Saving Saffron Sweeting was written during a blip in my ‘professional’ life. I had a left a job that was making me miserable and decided I’d better have something productive to show for my time off.
However, I always intended to go back to work and although my ‘writing sabbatical’ lasted a bit longer than intended, I did start a new position in June. The challenges of learning a new job, together with being gone from the house for over fifty hours a week, have been considerable. More than once I’ve asked myself how on earth I’m going to get a second book written alongside the necessary logistics of daily living. If it wasn’t for the lovely reviews you’ve been leaving, I might have thrown in the towel on my second shift as a novelist.
Much is written about how writers with day jobs can make time to write. (I devour those articles, by the way). But I thought it was time to celebrate the day job and the benefits it brings:
1. The pay cheque. Duh. That really doesn’t need further explanation, does it?
But wait: there’s more.
2. Characters and material. The day job gets me out of the house and into the real world, where fully-fleshed characters are acting out their personal and professional dramas right in front of me. While I don’t intend to clone any of my present work colleagues in my next novel, there is nonetheless wonderful fodder in the myriad of material which occurs during an eight-hour work day.
3. Exercise for both sides of the brain. I didn’t write much creative stuff in my twenties and thirties, because I chose a fairly analytical career path. (Frankly, it’s much easier to make a living in the sciences than in the arts.) In recent years, the creative side of me has started nagging and I now believe I’m happiest when both sides of my brain get a chance to be in command. With a day job in IT (eek), I need to indulge the artsy side, too.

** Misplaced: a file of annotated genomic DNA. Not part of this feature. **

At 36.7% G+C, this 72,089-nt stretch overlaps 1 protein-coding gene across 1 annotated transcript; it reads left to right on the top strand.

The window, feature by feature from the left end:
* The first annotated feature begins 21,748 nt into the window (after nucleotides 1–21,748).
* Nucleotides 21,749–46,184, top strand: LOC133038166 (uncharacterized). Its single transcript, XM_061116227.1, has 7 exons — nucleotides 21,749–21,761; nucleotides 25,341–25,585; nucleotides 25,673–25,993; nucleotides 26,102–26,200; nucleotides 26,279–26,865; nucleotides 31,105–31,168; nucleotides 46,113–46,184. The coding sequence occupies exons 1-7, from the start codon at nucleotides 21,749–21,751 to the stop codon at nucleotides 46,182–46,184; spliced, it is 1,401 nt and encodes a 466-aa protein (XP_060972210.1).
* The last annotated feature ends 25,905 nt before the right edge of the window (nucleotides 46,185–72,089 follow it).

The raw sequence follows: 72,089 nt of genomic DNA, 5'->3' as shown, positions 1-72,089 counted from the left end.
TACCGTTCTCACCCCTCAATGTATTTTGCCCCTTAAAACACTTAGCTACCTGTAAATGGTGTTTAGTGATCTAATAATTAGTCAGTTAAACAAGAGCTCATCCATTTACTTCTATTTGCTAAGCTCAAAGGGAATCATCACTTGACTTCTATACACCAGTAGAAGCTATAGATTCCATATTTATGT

4. More time pressure. Did I really just type that? The hard-to-swallow truth is that my time is now more scarce than ever. But as my friend and author Martina Munzittu told me, the less time you have available, the better you tend to use it. If I run myself ragged getting chores done, to carve out time to write, I believe there’s less chance I will waste that time, than if I had ten hours every day to ponder my next sentence. “Just do it” is a necessary habit for the writer with a day job and it’s one I’m happy to learn.
5. Better perspective. I’ve been ridiculously lucky so far: nobody has left me a really stinky online review. (Although some private feedback has certainly stung.) However, I believe that the more different aspects we have in our lives, the easier it is to bounce back when one goes badly. If novel sales are low, or a bookstore turns me down for an author event, this hurts less when I’ve achieved something in my day job, or run ten miles, or had a lovely evening out with my husband. It’s true, fitting in lots of different strands puts more pressure on time, but a setback in one area is less likely to ruin my day.
For many creative individuals, a day job is simply a financial necessity. But I believe this cloud has silver linings of other kinds. What do you think?
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